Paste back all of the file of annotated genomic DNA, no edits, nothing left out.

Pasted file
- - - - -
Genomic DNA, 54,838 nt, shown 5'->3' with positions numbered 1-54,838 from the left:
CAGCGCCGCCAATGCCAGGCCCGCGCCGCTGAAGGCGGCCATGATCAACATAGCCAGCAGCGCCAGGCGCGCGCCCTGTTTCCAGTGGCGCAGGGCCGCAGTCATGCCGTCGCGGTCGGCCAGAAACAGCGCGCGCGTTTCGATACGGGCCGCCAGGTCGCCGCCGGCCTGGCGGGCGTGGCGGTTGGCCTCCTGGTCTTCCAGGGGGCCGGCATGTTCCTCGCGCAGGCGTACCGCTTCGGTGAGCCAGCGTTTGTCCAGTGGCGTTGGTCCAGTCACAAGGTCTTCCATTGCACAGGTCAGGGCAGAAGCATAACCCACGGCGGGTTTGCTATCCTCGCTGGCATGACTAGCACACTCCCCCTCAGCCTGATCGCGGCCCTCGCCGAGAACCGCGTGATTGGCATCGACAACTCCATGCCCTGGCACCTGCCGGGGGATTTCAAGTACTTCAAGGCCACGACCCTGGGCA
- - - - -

Genomic DNA, 54,838 nt, shown 5'->3' with positions numbered 1-54,838 from the left:
CAGCGCCGCCAATGCCAGGCCCGCGCCGCTGAAGGCGGCCATGATCAACATAGCCAGCAGCGCCAGGCGCGCGCCCTGTTTCCAGTGGCGCAGGGCCGCAGTCATGCCGTCGCGGTCGGCCAGAAACAGCGCGCGCGTTTCGATACGGGCCGCCAGGTCGCCGCCGGCCTGGCGGGCGTGGCGGTTGGCCTCCTGGTCTTCCAGGGGGCCGGCATGTTCCTCGCGCAGGCGTACCGCTTCGGTGAGCCAGCGTTTGTCCAGTGGCGTTGGTCCAGTCACAAGGTCTTCCATTGCACAGGTCAGGGCAGAAGCATAACCCACGGCGGGTTTGCTATCCTCGCTGGCATGACTAGCACACTCCCCCTCAGCCTGATCGCGGCCCTCGCCGAGAACCGCGTGATTGGCATCGACAACTCCATGCCCTGGCACCTGCCGGGGGATTTCAAGTACTTCAAGGCCACGACCCTGGGCA